Those responsible for keeping us safe need to offer leadership and a sense that we are in control of our streets, a prominent Catholic peace campaigner has said.
Barry Mizen, of The Mizen Foundation, has expressed concern at recent comments made by the West Midlands police and crime commissioner David Jamieson after he warned that a rise in violence is “almost inevitable” due to the Covid-19 pandemic.
His comments came in the wake of a spate of stabbings in Birmingham, which resulted in the death of a former Catholic schoolboy and seven injuries.
Mr Jamieson told reporters that “in the context of Covid-19, there is a lot of pent-up feelings, and combine that with people who are unsure about their future and it is almost inevitable that we would see a growth in violence,” he said.
But the view that violence was inevitable was rejected by Mr Mizen who, while acknowledging that the pandemic had built up tensions, stressed that leadership is needed to give a sense of control, adding that Jamieson’s comments were “worrying”.
“A couple of years ago the current Mayor for London observed that violent crime is all part and parcel of living in a major city,” Mr Mizen told The Catholic Universe.
“I wonder if he regrets these comments as they could be construed, as indeed Mr Jamieson’s could be, of a ‘fait accompli’, in effect what can be done to stop the violence?”
“Unfortunately there is a sense of resignation that these crimes, although thankfully very rare, are going to happen from time to time.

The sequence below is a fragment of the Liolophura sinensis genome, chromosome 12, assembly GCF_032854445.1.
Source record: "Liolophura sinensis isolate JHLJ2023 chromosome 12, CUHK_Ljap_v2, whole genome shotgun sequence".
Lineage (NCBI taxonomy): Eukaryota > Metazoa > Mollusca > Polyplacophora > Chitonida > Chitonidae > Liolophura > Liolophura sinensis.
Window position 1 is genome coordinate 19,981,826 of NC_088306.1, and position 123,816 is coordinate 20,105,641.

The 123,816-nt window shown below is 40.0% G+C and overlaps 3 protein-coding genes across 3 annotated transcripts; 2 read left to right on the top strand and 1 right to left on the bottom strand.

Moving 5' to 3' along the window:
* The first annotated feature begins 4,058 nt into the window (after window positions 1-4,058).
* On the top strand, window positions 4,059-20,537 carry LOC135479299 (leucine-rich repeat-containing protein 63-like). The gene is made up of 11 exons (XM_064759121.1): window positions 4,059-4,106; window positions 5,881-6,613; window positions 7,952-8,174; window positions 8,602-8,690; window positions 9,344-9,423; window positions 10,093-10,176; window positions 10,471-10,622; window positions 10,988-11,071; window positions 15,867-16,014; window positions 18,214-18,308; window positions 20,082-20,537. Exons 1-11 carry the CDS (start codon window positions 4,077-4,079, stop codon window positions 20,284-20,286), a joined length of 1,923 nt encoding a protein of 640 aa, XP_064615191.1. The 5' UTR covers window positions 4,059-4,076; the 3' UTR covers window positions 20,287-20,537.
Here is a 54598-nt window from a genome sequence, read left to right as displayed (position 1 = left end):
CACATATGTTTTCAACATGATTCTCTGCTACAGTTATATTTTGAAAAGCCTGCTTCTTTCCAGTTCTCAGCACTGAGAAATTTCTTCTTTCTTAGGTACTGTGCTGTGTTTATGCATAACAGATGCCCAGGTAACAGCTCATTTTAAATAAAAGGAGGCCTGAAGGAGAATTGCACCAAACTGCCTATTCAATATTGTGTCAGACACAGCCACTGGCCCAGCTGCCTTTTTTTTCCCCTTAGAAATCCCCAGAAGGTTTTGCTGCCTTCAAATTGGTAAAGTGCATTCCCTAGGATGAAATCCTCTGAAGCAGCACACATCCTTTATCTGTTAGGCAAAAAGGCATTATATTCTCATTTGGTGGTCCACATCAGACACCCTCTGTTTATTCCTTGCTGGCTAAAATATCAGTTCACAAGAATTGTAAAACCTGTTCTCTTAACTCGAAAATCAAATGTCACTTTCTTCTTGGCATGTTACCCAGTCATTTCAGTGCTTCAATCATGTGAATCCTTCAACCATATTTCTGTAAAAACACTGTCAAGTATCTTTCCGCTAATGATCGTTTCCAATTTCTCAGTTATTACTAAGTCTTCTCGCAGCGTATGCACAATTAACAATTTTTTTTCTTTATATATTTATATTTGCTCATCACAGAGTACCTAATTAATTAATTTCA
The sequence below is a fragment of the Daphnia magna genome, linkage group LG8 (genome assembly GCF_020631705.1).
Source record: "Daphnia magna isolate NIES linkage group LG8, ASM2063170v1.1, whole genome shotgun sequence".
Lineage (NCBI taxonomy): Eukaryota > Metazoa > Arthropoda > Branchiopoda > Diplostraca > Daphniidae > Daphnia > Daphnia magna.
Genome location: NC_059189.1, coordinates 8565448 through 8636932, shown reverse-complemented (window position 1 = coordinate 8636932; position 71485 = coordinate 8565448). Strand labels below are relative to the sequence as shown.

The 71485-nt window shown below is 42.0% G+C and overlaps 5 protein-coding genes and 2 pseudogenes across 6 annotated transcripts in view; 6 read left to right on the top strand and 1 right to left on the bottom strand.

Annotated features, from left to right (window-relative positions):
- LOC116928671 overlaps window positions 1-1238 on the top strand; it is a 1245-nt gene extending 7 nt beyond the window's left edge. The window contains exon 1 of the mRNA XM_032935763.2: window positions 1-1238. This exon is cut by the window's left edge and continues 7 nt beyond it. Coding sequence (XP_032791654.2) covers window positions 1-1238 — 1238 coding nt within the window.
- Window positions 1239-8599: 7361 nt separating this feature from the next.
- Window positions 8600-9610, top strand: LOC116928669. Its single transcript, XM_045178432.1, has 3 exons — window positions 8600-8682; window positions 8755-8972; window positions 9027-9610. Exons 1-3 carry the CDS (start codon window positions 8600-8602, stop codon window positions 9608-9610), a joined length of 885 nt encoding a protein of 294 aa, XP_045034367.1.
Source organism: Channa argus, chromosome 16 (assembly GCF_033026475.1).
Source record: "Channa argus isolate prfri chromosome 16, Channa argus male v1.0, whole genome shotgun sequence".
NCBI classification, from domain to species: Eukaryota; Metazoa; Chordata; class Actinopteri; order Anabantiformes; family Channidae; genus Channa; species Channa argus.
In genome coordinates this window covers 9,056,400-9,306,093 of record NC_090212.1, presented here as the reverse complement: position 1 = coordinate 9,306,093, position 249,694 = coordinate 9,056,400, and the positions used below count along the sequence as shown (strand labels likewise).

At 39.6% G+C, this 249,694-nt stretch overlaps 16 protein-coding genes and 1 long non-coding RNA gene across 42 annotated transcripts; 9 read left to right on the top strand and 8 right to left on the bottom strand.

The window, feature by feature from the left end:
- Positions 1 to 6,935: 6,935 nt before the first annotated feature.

“However, those with the responsibility for keeping us as safe should still give leadership and a sense that we are in control of ‘our streets’.”
He explained that in the first instance the perpetrator should be charged and brought to trial, and if found guilty to receive the full consequences of his actions.
“Although this won’t completely alleviate the families pain it will however bring some respite,” he said.
Mr Mizen said he believes the big issue raised by the Birmingham knife attacks and the comments arising from it raise far-reaching issues of what is happening to communities, cities and the country.
“At the moment there are many causes for concern, which in turn lead to further division rather than co-operation,” he said. “Not only is the pandemic creating division, we are still dealing with Brexit, Black Lives Matter and the climate change campaigns.
“Are we now saying the anger and violence are an outcome of these deeply divisive issues and to be expected? Or do we say ‘it doesn’t have to be like this’, and then accept we are all drawn into these issues, therefore we all can all react in a more open and understanding way, to hopefully reach a consensus,” Mr Mizen said.
He recalled how at the start of the current pandemic crisis there was “an air of optimism that this is the opportunity to create a more inclusive and caring society”.
“Have we now given up on that and retreated to our own trenches and simply passed the responsibility? Or can we rediscover love of neighbour?” he asked.
“We cannot stop some things happening but we can be a voice for change, it’s what has led us as a family, and indeed many others, to respond to the awful trauma of the sudden violent loss of a loved one with a positive message of change.”
The attack that prompted the debate has seen Zephaniah McLeod, 27, of Nately Grove, Selly Oak, charged with the murder of Jacob Billington and seven counts of attempted murder.
Mr Billington, 23, from Crosby, Merseyside, had been in the city with friends to celebrate with one of their number who was studying in Birmingham.
The 23-year-old had been working as a library intern at Sheffield Hallam University, after graduating there, and was a former pupil at Sacred Heart Catholic College in Crosby.
Picture: Barry and Margaret Mizen. (Victoria Jones/PA).